Oct 31, 2008

Tech - French try Plane technology in Artificial Heart (G.Read)

Maria Cheng

(LONDON) — In the race to build a better artificial heart, French scientists have turned to technology from satellites and airplanes to create a heart that they say responds better to the human body. So far, the new device, shown at a news conference in Paris on Monday, has only been tested in animals. Its makers hope it might one day help people survive without needing a human heart transplant.
American companies have already produced artificial hearts, and scientists in Japan and South Korea are also working on versions.
But the French artificial heart is the first to be able to determine its patients' needs and respond accordingly. And its maker is a subsidiary of the parent company of Airbus, the European Aeronautic Defense and Space Co., or EADS.
"It's the same principle in the airplane as in the body," said Patrick Coulombier, chief operating officer of Carmat, the manufacturer.
Coulombier said the same tiny sensors that measure air pressure and altitude in an airplane or satellite are also in the artificial heart, detecting things like the heart's pumping speed and the pressure on its walls.
That should allow the device to respond immediately if the patient needs more or less blood. The heart is expected to cost about $192,140. The most advanced U.S. artificial heart, made by the U.S. company Abiomed, sells for up to $250,000.
Abiomed was aware of the French project but declared itself ahead in the race.
"Our artificial heart has already been implanted in patients and is FDA-approved," said Aimee Maillett, a company spokeswoman. On average, Abiomed's heart has extended patients' lives by about five months.
Few details are available about the artificial hearts being developed in Japan and South Korea because the scientists have not published their work widely.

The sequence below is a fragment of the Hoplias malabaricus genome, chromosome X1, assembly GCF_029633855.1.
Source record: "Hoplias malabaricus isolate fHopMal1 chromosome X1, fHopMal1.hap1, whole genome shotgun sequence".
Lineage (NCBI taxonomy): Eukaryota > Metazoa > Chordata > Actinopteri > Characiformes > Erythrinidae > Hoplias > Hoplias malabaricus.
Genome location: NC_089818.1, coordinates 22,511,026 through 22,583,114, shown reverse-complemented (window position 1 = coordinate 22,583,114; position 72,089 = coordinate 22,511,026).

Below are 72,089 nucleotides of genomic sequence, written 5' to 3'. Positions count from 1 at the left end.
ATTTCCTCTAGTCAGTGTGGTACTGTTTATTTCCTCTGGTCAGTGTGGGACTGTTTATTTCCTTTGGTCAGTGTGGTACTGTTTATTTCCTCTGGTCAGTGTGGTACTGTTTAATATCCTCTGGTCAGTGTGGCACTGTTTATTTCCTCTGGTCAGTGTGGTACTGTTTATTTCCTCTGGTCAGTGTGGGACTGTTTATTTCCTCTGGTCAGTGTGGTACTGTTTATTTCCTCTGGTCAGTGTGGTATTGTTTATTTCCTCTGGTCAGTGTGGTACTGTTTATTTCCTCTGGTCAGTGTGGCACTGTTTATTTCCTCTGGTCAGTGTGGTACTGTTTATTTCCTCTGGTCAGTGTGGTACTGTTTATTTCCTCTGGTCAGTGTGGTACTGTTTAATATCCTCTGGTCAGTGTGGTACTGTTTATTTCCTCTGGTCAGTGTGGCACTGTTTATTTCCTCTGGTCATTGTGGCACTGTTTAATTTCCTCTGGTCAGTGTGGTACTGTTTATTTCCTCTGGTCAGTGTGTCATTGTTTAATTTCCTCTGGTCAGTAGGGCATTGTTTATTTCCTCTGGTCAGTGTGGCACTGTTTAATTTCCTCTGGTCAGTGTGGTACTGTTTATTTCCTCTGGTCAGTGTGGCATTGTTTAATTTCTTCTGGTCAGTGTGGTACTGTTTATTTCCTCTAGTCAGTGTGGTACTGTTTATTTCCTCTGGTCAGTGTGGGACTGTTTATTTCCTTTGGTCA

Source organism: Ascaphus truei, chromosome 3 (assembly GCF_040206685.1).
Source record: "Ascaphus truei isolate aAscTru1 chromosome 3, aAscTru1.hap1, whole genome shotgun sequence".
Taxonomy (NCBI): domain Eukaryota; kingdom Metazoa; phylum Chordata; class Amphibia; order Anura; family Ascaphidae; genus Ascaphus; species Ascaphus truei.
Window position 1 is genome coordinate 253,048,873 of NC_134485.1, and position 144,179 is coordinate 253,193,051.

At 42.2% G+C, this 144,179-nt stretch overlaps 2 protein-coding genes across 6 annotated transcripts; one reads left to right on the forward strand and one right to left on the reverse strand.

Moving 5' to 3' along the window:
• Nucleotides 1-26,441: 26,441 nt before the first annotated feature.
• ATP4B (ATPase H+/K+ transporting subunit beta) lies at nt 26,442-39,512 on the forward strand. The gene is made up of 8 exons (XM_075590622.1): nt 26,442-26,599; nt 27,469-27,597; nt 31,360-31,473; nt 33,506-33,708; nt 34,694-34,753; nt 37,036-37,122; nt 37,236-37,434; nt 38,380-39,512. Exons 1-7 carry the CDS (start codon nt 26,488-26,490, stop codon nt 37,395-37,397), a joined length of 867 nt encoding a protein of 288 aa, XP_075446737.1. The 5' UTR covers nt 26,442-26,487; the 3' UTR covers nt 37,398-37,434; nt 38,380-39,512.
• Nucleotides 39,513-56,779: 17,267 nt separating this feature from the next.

Previous artificial hearts have been unable to automatically vary their pumping speed. The French heart is also the most lifelike, with two pumps to send blood into the lungs and the rest of the body, just like a real heart. Past artificial hearts have only had one pump.
The heart was tested in sheep, in some cases for three to six months to see how the animals' bodies would adjust to the artificial organ. Researchers did not test how long it would keep the animals alive. Laboratory experiments tested the heart in various scenarios, including, for example, when a hypothetical patient was exercising and suddenly needed more blood.
"This could be a bases-loaded home run if it works," said Dr. Douglas Zipes, past president of the American College of Cardiology and professor of cardiology at Indiana University. Zipes was not linked to the French research.
The French model is made from natural materials including polymer and pig tissue, which have already been used in heart valves implanted into people.
Those have not caused any problems like rejection or clotting, commonly seen with artificial hearts or devices. That makes some doctors optimistic that a heart partially constructed from the same tissues could spare patients lifelong anti-rejection and anti-clotting medicines.
The artificial heart would initially be for patients who had suffered a massive heart attack or who had heart failure, but might eventually be used in patients were are not that sick. French doctors hope to start tests in humans in the next two years.
Heart disease is the world's top killer. According to the American Heart Association, about 2,200 heart transplants were performed in the U.S. in 2006, and the waiting list is long.
While previous artificial hearts have mainly acted to buy time until a real heart becomes available, Dr. Ottavio Alfieri, a professor of cardiac surgery at Raffaele University Hospital in Milan and spokesman for the European Society of Cardiology, said the French heart might work in the longer term.
Experts warned that many past attempts to replace the human heart have failed.
"Virtually all devices that have been implanted in humans, no matter how well designed, have been associated with unforeseen complications," said Dr. Tim Gardner, president of the American Heart Association.
"This is a high-risk area with a lot of problems," said Dr. Karl Swedberg, a cardiologist at the University of Gothenburg in Sweden. He doubted the new artificial heart could be used to alleviate the shortage in donors, since it was very expensive and would still require a major operation.
"An artificial heart is an interesting idea, but we should focus on the established treatments we already have," Swedberg said.

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